Moon in the South

Super moon  rising over the Lincoln Memorial. Courtesy of Wikimedia Commons.

Super moon rising over the Lincoln Memorial. Courtesy of Wikimedia Commons.

“Look,” she said. “Look how wonderful!”

He glanced up from his work. Not long—a mere fraction of a second. He took in her brilliant, shining face…and shrugged. “So?”

“But don’t you see?” She preened before him. Do you see anything different about me?”

“Not particularly, no,” he said.

“But look how big I am!”


“Big, and bright?” Could he really not see the difference?

“I’m not so distracted to fall for that,” he said. “Dad said any answer to a question like that could get me into trouble.”

Again, his sports consumed him more. Damn, Olympia! she thought.

“They’re calling me super!”

“Whatever you say,” he said.

“It’s a rare thing; not to be seen again.” Silvered sparkles streamed from her long, luminous locks.

“What do you mean?” He left his games aside, his lip quirked in annoyance. “You looked like that last month, and a few months ago. So what’s so big a deal, Moon? You’re not really all that super and special. You’ve happened too often to be rare. Twice within the last year, in fact.”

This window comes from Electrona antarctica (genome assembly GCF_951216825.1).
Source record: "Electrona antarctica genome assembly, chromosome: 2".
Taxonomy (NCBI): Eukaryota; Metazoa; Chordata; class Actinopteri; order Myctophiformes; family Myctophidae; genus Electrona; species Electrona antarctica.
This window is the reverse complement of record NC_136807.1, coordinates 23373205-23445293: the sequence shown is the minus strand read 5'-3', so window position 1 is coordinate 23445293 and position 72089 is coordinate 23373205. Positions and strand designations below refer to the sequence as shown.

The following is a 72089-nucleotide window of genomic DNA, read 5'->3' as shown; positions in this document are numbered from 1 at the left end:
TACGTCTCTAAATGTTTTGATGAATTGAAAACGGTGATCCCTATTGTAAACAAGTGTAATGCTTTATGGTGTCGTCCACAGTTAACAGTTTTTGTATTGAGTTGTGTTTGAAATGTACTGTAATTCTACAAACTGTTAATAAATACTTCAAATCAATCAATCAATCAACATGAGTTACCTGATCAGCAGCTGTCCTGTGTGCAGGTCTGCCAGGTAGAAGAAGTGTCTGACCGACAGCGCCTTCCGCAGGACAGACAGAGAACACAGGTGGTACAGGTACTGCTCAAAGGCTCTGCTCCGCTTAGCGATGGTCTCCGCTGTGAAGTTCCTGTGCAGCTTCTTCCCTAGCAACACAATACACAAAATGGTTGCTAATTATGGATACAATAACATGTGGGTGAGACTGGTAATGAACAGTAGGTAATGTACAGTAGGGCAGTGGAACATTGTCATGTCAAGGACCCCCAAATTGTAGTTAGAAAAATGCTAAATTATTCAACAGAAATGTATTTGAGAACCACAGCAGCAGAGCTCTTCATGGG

Moon narrowed her eyes, trying to fight back tears. How dare he? “I’ll show you!” she said.

Furious, she retreated outside, and perched her bright beams on a Southern branch where she whiled away the night, sulking. Wondering, if he didn’t see would anyone in this whole, wretched modern world? Would they notice that the moon — for the first time ever — set in the South?

[Editor’s Note: inspired by real life celestial events. See here, for example.]

[Juli D. Revezzo has long been in love with writing, a love built by devouring everything from the Arthurian legends, to the works of Michael Moorcock, and the classics and has a soft spot for classic the “Goths” of the 19th century. Her short fiction has been published in Dark Things II: Cat CrimesThe Scribing IbisEternal Haunted SummerTwisted Dreams Magazine, Luna Station Quarterly, and Crossed Genres‘ “Posted stories for Haiti relief” project, while her non-fiction has been included in The Scarlet Letter. She has also, on occasion, edited the popular e-zine Nolan’s Pop Culture Review… But her heart lies in the storytelling. She is a member of the Indie Author Network. Her debut novel, The Artist’s Inheritance was recently released. Visit her here.]

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